Sports injuries are quite common. In fact, they are an inherent risk associated with just about every athletic endeavor. While broken bones, torn ligaments and concussions tend to get more attention due to the extensive ways in which they impact your life, tooth injuries are just as common in sports.
According to the American Dental Assistant’s Association, 5 million people lose a tooth during a sports-related injury each year. While some of these teeth are knocked out instantly due to the trauma to your mouth, it’s also very common to sustain a different tooth injury that results in tooth loss if not treated in a timely manner. For this reason, it’s crucial to visit your dentist after sustaining a blow to the mouth, even if you don’t think you’ve suffered a tooth injury.
Cracked (Fractured) Teeth
A cracked tooth is a common injury after a sustaining mouth trauma in a sporting event. Sometimes these cracks may be fairly minor, while other cases involve serious fractures that can jeopardize the long-term health of your tooth.
Longitudinal cracks in the tooth’s enamel, called “craze lines,” typically don’t place you at high risk for tooth loss. Often, these minor cracks aren’t associated with any pain and you may not become aware of the issue until your next dental checkup. However, it is still important to repair these cracks with a dental crown in order to restore the strength and integrity of the tooth.
In more serious cases, you may sustain a fracture that starts at the crown of the tooth and extends downward. These fractures can result in the following symptoms:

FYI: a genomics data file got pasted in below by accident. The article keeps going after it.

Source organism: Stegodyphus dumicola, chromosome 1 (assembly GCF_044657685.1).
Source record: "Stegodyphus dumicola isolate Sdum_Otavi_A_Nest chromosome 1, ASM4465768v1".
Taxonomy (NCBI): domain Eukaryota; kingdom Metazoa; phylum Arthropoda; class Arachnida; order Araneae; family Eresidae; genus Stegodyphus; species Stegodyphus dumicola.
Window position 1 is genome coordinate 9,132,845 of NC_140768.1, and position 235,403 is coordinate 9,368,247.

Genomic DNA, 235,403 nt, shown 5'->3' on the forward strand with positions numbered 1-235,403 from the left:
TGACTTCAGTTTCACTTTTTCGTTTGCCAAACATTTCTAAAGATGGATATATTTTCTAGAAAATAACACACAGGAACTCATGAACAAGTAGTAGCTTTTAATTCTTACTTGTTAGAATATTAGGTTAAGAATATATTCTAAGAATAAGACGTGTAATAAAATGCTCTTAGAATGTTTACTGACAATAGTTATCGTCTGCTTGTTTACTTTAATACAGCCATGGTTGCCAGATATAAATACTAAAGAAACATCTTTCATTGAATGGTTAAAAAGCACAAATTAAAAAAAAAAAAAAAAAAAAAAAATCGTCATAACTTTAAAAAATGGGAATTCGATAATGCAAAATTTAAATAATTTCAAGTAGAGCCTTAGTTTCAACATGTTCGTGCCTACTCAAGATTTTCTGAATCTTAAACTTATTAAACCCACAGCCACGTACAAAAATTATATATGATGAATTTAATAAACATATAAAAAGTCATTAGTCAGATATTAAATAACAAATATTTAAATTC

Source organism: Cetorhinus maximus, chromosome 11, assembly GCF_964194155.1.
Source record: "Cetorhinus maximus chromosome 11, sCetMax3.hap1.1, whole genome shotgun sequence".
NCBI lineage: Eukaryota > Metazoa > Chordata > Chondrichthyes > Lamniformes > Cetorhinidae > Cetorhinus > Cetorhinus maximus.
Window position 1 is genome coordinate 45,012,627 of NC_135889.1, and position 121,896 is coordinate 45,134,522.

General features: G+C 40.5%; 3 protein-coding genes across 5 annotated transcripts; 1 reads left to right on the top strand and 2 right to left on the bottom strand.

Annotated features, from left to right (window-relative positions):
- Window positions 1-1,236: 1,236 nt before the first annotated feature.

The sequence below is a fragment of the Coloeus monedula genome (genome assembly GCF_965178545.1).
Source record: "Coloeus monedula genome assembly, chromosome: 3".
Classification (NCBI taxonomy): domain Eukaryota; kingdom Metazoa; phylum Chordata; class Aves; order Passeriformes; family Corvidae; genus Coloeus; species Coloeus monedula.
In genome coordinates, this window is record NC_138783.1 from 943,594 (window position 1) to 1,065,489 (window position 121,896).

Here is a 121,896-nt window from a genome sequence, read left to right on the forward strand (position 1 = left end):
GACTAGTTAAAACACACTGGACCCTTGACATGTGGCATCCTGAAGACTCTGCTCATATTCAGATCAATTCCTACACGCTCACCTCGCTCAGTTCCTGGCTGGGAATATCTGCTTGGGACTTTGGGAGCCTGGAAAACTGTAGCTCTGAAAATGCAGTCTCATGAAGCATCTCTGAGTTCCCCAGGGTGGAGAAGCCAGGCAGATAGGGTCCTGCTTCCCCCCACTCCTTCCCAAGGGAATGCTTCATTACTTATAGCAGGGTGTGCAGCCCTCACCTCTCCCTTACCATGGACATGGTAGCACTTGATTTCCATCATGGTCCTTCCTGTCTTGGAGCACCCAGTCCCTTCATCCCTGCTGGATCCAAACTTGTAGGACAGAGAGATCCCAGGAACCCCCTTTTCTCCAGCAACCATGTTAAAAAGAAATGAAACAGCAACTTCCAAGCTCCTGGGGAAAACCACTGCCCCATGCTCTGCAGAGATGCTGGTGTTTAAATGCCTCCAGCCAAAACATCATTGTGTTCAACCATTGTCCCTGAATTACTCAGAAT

- Sharp pain when biting or chewing
- Intermittent tooth pain
- Pain while eating or drinking foods and beverages that are either very hot or very cold
- Loss of a portion of the tooth’s enamel, exposing the inner dentin and pulp layers
If the fracture extends across the tooth, it may impact the cusp (pointed tips of the tooth). If this occurs, the tooth may need to be extracted or you may require a root canal in order to avoid a serious infection.
Your tooth isn’t the only thing that can become fractured during a sports injury. It’s also possible for the tooth’s root to become fractured. This most commonly occurs when the crack starts at the edge of the root and travels in the direction of the tooth’s chewing surface. Fractured roots often aren’t visible, so you may not be aware of the issue until you develop an infection.
Root fractures vary in severity based on where the crack is located along the root. You will need a root canal in order to repair the damaged root and prevent an infection from developing. The sooner you undergo a root canal, the less likely you are to lose the tooth.
In rare occasions, you may develop a tooth intrusion. This occurs when the tooth is driven back into the jawbone. Tooth intrusions may result in serious problems, including:
- Destruction of the tooth pulp
- Shortening of the root (root resorption), which occurs in approximately 70% of tooth intrusions
- Ankylosis, a condition that occurs when the root fuses with the alveolar bone
Seek Dental Treatment Immediately after a Tooth Injury
The best way to avoid long-term oral health problems after a sports-related tooth injury is to seek dental treatment right away. This will reduce the likelihood that you will ultimately lose the tooth.
In the event that you do lose a tooth or require a tooth extraction after suffering sports-related trauma to the mouth, Dr. Bellisario offers a variety of options to replace your missing tooth with a fully functional prosthetic. Depending on the specifics of your injury and your overall oral health, Dr. Bellisario may recommend:
Contact our Ardmore Dentist
If you’ve suffered a sports-related tooth injury, please contact The Office of Dr. Bellisario using the form on this page or call 610-642-7024 today to schedule an appointment. We serve patients in Ardmore, Bryn Mawr, Newtown Square and throughout the Philadelphia area.